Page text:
Let’s be honest: you don’t buy a car like the Aston Martin DBS if you’re going to be particularly concerned about running costs. It falls comfortably into Group 50 insurance, emits not far off 400g/km of CO2 and so falls into VED band M.
However, as a place to put (a large chunk of) cash for a while, there are worse options. For starters, we don’t expect Aston’s flagship to be affected by the same levels of depreciation seen in the firm’s other products, thanks to the considerably lower numbers in which it is being built.
Furthermore, while the DBS’s list price might seem steep, it has to be remembered that this is a car with very few options to ramp the price up further. It even gets items like ceramic brakes as standard; you can easily pay north of £10,000 for them as an option in this area of the market.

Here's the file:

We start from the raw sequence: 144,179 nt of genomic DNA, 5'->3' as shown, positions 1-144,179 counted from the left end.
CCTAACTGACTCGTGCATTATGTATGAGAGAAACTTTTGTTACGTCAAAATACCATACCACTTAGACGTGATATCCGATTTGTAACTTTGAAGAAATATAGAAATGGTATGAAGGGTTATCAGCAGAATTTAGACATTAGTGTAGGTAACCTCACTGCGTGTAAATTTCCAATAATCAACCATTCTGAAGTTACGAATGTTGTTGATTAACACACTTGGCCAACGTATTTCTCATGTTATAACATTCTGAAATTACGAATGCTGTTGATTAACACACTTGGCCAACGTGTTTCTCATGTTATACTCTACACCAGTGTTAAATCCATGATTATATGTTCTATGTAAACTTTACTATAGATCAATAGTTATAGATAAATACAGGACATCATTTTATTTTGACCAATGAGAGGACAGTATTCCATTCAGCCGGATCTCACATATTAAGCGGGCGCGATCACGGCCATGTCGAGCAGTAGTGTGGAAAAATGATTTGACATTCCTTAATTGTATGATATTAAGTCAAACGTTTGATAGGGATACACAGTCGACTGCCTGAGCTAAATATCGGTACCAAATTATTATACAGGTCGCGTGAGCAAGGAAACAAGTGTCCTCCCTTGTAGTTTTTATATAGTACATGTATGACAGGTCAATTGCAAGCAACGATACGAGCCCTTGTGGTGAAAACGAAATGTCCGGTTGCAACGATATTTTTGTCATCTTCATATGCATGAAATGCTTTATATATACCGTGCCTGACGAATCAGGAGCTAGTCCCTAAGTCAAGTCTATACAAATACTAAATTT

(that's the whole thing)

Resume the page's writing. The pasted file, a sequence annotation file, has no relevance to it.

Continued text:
It may surprise you even more to learn that the DBS’s daily running costs are less harmful to your wallet than we had anticipated. Test procedures had the usual calamitous effect on fuel consumption, of course; you’ll see single digits if you dare to take it out on a track day. But if you simply cruise down the motorway the DBS will return a steady 18mpg. That’s enough to give a usable range of almost 300 miles, despite the smallish 78-litre fuel tank – a reasonable figure for such a large-engined grand tourer.